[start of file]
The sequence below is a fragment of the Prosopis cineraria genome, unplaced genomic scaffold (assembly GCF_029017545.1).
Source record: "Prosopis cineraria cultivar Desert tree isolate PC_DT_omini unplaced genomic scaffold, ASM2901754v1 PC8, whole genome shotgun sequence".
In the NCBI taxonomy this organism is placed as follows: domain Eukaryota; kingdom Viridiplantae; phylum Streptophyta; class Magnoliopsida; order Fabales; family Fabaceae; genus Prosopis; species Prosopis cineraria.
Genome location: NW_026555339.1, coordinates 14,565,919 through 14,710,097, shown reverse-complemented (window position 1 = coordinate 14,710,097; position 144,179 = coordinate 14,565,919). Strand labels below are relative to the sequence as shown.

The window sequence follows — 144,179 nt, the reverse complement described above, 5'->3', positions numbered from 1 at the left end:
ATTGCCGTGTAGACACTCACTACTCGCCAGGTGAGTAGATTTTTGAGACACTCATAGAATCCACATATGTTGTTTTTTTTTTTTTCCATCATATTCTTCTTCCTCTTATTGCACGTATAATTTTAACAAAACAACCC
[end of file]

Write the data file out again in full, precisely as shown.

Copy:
The sequence below is a fragment of the Prosopis cineraria genome, unplaced genomic scaffold (assembly GCF_029017545.1).
Source record: "Prosopis cineraria cultivar Desert tree isolate PC_DT_omini unplaced genomic scaffold, ASM2901754v1 PC8, whole genome shotgun sequence".
In the NCBI taxonomy this organism is placed as follows: domain Eukaryota; kingdom Viridiplantae; phylum Streptophyta; class Magnoliopsida; order Fabales; family Fabaceae; genus Prosopis; species Prosopis cineraria.
Genome location: NW_026555339.1, coordinates 14,565,919 through 14,710,097, shown reverse-complemented (window position 1 = coordinate 14,710,097; position 144,179 = coordinate 14,565,919). Strand labels below are relative to the sequence as shown.

The window sequence follows — 144,179 nt, the reverse complement described above, 5'->3', positions numbered from 1 at the left end:
ATTGCCGTGTAGACACTCACTACTCGCCAGGTGAGTAGATTTTTGAGACACTCATAGAATCCACATATGTTGTTTTTTTTTTTTTCCATCATATTCTTCTTCCTCTTATTGCACGTATAATTTTAACAAAACAACCC